A study from security firm McAfee has revealed how lax UK users are when it comes to protecting their smartphones and tablets with passcodes, as millions run the risk of having data stolen and racking up costly bills.
Out of the 1,000 consumers surveyed by McAfee and One Poll in February, as many as two thirds did not bother using a PIN or password for their phone, while just eight per cent of tablet users set up a passcode on their device.
Many of those who do use passcodes still leave their security fragile however, as 62 per cent admitted they share login details with others. Much of this takes place within families, as just over a third of respondents allowed children to access their mobile devices, one in five admitted their child knows their PIN or password, and 11 per cent shared details for buying apps from iTunes, Google Play, and other online stores.
Allowing family members to know passcodes may seem fairly innocuous, but just last week consumers were given a prime example of the potential damage careless sharing can cause.
Greg and Sharon Kitchen saw no danger in allowing their five-year-old son Danny to download the free game, Zombie v Ninja on their iPad. But having possession of the iTunes password allowed Danny to inadvertently order dozens of paid add-ons, producing a staggering bill totalling £1,710.43.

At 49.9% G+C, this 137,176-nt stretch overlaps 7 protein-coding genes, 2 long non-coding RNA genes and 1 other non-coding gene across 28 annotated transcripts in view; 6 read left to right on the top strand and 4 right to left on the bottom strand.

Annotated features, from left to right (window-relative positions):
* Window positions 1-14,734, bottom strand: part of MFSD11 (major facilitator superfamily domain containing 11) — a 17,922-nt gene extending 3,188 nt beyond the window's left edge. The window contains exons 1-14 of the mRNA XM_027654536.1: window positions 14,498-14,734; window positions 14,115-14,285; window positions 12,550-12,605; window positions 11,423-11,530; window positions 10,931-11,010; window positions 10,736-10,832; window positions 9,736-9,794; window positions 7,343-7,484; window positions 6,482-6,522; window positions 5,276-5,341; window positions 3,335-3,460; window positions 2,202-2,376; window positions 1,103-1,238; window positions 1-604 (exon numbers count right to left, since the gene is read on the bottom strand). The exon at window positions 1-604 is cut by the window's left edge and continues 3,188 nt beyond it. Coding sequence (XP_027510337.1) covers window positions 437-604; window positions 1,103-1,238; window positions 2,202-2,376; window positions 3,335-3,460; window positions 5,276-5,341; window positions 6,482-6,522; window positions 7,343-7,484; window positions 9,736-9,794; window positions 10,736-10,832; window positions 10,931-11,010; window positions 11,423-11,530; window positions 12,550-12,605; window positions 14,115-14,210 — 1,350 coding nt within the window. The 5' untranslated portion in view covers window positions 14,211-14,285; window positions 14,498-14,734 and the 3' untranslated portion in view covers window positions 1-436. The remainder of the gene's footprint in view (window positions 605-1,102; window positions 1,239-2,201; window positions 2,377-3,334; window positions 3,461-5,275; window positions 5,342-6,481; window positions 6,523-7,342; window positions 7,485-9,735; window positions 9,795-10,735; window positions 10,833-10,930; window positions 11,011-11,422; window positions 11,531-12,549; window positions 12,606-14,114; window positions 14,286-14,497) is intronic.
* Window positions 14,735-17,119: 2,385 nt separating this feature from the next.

Discussing the survey and the mobile security landscape in general with ITProPortal last week, McAfee’s Director of Mobility Product Marketing, Lianne Caetano, said privacy concerns were at the forefront of most mobile users’ minds, but not enough people are backing up fears with action to help protect their devices.
“Mobile malware is growing in number, but it’s privacy that’s most concerning users,” said Caetano, yet she claimed that a widespread failure to transfer ingrained security principals from PC to mobile was still leaving many exposed to the possibility of losing sensitive data and money.
“It’s clear that consumers are forgetting exactly how much valuable information is stored on their mobile or tablet,” Raj Samani, McAfee’s EMEA CTO, said after the survey. “These devices can contain personal data like bank details and addresses, so it’s crucial that people take the same care they would with their wallet or computer. Failing to set a PIN or password is like leaving your front door open: Would you be surprised if you came home to find your PC missing?”